White House: Shutdown drama hit jobs, growth

People look at a sign for informing that the Statue of Liberty is closed due to the government shutdown in Battery Park on Oct 1, 2013 in New York City. The White House said on Tuesday this month's political showdown likely shaved at least a qua
People look at a sign for informing that the Statue of Liberty is closed due to the government shutdown in Battery Park on Oct 1, 2013 in New York City. The White House said on Tuesday this month's political showdown likely shaved at least a quarter per cent off fourth quarter economic growth and meant 120,000 fewer jobs were created in October. -- PHOTO: AFP

WASHINGTON (AFP) - The White House said on Tuesday this month's political showdown likely shaved at least a quarter per cent off fourth quarter economic growth and meant 120,000 fewer jobs were created in October.

Mr Jason Furman, chairman of the president's Council of Economic Advisors, presented the first detailed official analysis of the government shutdown and debt default saga, which he called a "self inflicted economic wound." Mr Furman said that the study, using multiple streams of data, showed that the 16-day political drama had cut 0.25 percentage points off the fourth quarter growth rate.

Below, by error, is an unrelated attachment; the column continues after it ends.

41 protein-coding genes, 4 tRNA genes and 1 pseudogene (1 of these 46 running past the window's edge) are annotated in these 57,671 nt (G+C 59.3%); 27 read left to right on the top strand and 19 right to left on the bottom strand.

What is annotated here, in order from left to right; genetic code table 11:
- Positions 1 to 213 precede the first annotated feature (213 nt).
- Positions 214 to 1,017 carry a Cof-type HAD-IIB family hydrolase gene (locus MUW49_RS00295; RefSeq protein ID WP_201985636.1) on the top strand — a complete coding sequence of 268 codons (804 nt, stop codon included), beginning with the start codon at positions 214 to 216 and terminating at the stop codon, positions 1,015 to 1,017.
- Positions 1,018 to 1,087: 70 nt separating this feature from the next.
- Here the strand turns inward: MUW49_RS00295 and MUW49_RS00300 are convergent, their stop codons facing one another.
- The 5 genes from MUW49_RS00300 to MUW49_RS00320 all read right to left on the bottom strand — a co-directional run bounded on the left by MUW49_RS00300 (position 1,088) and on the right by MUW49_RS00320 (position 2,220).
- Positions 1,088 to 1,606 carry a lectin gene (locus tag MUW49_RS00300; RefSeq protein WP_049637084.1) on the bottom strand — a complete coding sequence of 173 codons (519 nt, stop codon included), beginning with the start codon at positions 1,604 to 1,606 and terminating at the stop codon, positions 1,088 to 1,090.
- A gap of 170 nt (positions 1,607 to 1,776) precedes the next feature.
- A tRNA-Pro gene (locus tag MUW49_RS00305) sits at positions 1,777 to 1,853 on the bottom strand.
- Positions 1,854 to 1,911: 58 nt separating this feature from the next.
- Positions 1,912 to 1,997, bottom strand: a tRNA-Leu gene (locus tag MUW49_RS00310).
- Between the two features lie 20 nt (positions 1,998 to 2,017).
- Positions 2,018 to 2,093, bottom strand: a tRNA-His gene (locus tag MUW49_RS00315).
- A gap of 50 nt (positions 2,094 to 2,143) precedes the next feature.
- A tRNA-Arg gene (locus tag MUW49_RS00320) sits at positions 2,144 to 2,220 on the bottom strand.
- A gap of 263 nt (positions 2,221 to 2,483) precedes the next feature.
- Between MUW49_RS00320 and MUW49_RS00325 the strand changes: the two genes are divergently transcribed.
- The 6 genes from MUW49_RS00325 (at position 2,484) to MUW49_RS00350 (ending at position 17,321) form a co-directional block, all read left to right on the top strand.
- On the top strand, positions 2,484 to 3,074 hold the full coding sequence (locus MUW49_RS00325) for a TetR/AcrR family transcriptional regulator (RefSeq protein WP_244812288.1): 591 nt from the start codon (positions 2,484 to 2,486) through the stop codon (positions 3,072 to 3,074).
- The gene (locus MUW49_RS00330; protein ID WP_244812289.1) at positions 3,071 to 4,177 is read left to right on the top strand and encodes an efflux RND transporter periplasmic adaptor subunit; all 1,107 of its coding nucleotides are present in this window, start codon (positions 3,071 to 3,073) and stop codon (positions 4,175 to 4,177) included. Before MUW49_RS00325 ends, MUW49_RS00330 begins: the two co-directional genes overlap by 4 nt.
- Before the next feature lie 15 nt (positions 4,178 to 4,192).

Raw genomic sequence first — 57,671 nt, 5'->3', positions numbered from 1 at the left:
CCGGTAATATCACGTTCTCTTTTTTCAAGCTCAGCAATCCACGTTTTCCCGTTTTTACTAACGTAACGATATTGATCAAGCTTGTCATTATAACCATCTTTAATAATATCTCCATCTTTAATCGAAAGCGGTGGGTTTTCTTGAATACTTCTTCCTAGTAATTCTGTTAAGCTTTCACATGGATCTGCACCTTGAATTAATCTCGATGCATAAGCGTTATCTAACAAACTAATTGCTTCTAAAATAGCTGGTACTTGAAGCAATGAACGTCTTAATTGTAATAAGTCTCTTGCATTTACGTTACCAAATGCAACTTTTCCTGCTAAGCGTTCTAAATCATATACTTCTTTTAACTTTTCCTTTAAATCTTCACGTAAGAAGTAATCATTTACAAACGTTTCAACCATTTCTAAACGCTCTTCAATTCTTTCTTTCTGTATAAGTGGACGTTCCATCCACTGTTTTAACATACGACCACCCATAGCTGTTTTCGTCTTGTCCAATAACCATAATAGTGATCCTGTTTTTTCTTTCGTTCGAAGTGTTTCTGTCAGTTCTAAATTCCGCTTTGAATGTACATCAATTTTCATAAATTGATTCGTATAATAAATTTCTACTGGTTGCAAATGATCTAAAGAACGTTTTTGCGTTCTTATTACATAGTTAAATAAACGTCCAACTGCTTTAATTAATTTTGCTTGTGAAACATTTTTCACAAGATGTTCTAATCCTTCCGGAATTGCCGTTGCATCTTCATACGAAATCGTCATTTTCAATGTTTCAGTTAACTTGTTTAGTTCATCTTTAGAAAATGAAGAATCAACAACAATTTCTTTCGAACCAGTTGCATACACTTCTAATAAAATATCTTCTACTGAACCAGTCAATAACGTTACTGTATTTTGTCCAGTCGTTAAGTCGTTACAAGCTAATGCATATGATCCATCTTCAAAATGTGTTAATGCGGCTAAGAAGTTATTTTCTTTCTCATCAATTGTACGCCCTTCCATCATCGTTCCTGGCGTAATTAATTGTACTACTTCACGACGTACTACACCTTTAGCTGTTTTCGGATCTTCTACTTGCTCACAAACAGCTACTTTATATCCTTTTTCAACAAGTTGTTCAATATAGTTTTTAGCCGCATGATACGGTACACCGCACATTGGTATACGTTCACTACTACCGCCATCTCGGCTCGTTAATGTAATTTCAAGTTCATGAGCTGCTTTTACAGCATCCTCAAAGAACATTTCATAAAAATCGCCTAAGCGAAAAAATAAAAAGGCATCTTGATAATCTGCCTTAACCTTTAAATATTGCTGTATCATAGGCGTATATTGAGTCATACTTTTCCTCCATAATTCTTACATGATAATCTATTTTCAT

In turn, that would mean the economy would have created "120,000 fewer jobs than we otherwise would have had in the month of October." And Mr Furman warned things could get worse.

"I want to stress that's just based on the data we have through October 12th. So as we look at more of October, those numbers could change and could potentially get worse."

"This all just really underscores how unnecessary and harmful the shutdown and the brinksmanship was for the economy, why it's important to avoid repeating it."

Mr Furman spoke on the day the Labour Department released September jobs figures that were delayed by the shutdown, that was ended last week with a last ditch deal in Congress to reopen federal operations and raise US borrowing authority.

The figures showed job creation was sluggish even before the shutdown.

The jobless rate fell to 7.2 per cent in September from 7.3 per cent the month before.

The economy generated a less-than-expected 148,000 jobs during the last month, but revisions for July and August that added 9,000 net new positions to the data helped push the overall unemployment rate down.